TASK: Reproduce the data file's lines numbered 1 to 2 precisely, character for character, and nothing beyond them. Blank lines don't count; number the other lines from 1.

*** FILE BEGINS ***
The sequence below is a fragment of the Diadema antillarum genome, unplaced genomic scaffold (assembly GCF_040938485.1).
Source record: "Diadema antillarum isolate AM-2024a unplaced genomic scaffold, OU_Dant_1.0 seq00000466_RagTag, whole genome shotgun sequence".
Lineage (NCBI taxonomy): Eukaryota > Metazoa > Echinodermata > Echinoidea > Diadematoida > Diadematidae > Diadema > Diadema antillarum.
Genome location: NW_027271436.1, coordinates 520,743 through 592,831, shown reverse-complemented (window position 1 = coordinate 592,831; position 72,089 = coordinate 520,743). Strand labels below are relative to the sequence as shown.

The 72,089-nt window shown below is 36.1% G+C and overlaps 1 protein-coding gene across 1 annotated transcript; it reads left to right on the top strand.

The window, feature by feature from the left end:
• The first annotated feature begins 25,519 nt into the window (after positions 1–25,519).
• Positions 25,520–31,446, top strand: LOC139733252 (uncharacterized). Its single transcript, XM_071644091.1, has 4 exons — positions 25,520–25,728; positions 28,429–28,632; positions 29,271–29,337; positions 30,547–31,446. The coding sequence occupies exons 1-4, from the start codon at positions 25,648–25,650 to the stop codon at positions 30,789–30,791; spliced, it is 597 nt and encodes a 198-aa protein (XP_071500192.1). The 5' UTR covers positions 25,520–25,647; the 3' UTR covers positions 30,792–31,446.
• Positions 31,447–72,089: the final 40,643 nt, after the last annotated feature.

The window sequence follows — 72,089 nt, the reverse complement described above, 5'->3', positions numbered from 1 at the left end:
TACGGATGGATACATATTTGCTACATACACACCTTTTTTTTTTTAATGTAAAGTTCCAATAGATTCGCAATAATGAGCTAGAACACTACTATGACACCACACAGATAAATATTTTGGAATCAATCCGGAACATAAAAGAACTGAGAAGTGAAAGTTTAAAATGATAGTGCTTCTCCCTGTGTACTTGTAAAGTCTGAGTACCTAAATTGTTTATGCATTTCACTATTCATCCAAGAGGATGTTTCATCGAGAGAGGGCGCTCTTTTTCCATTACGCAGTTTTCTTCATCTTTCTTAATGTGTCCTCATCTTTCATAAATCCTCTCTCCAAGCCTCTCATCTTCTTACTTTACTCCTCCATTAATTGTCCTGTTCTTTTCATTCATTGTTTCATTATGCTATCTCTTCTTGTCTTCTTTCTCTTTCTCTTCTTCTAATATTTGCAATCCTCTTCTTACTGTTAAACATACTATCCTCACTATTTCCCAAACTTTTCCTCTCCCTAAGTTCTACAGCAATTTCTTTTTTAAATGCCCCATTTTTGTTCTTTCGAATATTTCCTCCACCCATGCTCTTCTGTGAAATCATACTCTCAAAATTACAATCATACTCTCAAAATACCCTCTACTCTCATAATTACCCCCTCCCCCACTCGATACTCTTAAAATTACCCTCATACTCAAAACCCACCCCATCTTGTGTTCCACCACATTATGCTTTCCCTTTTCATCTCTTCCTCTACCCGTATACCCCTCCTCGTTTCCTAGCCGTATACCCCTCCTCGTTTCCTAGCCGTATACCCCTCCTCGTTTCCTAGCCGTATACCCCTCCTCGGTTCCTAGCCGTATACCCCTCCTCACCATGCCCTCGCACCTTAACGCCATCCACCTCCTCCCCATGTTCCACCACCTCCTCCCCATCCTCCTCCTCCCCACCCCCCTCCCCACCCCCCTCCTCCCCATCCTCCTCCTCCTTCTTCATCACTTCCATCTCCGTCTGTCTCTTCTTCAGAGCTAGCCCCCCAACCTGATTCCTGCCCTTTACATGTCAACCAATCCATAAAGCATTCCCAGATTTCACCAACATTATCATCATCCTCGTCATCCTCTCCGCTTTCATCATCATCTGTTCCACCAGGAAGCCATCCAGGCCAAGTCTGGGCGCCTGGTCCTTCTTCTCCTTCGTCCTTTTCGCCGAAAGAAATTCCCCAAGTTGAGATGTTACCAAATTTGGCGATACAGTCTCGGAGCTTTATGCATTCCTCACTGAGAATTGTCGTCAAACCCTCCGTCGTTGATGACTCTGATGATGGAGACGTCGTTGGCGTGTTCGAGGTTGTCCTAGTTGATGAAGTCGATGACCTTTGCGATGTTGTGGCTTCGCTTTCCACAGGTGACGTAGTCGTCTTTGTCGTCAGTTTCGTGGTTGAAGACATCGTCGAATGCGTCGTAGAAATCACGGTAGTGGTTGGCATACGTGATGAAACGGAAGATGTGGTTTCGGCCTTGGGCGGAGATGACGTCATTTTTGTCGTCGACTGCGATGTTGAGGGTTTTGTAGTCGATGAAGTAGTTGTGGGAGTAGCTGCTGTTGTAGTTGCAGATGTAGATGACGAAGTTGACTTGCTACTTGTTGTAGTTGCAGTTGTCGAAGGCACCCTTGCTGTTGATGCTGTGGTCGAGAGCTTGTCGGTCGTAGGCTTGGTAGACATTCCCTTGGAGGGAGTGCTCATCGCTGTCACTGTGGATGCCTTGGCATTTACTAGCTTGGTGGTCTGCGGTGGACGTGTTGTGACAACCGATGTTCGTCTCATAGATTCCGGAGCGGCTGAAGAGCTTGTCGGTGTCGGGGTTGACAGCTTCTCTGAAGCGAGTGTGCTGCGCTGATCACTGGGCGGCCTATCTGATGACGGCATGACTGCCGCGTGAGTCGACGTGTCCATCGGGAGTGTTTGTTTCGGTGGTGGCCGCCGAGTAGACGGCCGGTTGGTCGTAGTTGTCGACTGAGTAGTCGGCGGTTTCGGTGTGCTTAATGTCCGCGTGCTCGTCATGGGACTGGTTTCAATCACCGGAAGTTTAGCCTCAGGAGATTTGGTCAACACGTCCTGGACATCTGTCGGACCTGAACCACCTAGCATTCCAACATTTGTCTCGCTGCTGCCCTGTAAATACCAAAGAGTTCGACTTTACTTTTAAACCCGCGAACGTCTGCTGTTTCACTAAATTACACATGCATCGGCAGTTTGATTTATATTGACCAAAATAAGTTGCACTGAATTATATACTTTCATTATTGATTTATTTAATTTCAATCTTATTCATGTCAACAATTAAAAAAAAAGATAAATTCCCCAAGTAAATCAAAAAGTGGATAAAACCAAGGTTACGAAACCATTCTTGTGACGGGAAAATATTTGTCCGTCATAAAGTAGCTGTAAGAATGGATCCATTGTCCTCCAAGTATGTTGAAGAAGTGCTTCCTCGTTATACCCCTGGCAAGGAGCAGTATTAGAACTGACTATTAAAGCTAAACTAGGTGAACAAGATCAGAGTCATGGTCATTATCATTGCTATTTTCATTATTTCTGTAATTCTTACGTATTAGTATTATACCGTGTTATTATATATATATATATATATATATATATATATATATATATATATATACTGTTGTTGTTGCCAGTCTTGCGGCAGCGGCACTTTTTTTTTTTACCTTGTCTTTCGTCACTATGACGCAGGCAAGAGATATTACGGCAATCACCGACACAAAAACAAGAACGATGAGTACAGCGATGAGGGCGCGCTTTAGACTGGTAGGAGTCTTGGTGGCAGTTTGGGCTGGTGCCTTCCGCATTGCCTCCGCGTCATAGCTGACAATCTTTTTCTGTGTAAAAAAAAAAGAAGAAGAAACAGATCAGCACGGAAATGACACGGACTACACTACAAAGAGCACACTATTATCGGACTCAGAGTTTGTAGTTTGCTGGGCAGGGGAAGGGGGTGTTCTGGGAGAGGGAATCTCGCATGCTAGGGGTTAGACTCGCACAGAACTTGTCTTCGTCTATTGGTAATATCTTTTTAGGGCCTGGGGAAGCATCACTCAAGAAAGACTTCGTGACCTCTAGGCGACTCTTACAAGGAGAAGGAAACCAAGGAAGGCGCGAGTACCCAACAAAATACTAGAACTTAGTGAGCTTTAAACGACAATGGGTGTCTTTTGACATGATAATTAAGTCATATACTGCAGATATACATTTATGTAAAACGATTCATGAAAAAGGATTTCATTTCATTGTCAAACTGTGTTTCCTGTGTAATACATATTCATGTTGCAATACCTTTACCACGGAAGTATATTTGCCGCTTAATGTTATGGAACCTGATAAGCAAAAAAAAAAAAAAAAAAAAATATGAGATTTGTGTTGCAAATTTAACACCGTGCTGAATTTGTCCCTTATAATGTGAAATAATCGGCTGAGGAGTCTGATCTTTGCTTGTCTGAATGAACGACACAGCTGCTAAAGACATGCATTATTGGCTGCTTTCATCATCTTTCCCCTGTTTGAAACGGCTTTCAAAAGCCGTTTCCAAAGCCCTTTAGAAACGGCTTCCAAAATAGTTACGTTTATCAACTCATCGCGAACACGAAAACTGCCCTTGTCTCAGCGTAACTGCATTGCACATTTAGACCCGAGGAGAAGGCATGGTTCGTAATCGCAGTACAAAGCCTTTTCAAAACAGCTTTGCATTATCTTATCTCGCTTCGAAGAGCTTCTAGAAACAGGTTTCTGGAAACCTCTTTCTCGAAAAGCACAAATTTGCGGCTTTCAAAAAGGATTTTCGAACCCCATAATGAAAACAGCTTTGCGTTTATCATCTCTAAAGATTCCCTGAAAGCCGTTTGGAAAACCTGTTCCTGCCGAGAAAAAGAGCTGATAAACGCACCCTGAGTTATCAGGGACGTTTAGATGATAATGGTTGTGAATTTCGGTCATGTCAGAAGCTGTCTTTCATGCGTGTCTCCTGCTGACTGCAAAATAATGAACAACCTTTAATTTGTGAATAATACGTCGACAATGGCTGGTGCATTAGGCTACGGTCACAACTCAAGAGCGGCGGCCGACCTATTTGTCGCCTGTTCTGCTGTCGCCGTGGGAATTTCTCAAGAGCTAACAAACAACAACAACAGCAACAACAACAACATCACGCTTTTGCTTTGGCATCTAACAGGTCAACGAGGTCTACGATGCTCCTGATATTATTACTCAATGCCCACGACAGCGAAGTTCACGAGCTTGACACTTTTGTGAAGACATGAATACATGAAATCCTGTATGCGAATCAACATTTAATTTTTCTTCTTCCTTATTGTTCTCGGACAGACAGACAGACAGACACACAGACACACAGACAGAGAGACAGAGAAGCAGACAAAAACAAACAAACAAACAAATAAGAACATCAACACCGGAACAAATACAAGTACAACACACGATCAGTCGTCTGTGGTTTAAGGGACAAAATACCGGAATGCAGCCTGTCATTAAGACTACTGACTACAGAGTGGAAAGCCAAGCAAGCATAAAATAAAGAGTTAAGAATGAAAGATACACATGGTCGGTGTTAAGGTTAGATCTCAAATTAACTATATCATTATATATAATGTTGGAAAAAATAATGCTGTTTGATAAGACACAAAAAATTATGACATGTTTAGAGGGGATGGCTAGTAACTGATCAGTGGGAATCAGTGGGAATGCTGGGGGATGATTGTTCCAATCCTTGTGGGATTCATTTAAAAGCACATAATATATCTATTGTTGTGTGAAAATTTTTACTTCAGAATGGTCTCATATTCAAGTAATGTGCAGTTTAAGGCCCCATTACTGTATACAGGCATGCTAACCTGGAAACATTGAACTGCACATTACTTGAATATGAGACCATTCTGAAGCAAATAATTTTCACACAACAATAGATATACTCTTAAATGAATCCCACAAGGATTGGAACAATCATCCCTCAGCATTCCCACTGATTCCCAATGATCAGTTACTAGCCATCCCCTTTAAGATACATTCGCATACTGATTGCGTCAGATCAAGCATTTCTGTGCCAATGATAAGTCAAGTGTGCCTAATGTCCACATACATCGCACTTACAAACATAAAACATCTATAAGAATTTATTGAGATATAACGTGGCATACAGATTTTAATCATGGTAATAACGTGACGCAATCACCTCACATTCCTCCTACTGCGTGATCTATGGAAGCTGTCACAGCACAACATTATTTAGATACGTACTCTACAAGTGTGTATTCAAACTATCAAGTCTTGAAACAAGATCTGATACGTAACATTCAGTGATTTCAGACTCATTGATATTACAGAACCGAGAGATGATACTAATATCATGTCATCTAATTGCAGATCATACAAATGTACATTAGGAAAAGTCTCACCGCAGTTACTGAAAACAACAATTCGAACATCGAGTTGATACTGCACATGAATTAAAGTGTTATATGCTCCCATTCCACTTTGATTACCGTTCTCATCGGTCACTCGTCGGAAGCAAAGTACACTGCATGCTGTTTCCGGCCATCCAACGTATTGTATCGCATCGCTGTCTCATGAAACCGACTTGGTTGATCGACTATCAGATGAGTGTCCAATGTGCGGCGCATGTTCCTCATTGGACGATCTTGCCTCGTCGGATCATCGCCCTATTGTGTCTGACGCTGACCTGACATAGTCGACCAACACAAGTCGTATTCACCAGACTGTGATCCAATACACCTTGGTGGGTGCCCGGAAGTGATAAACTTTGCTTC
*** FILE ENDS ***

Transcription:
The sequence below is a fragment of the Diadema antillarum genome, unplaced genomic scaffold (assembly GCF_040938485.1).
Source record: "Diadema antillarum isolate AM-2024a unplaced genomic scaffold, OU_Dant_1.0 seq00000466_RagTag, whole genome shotgun sequence".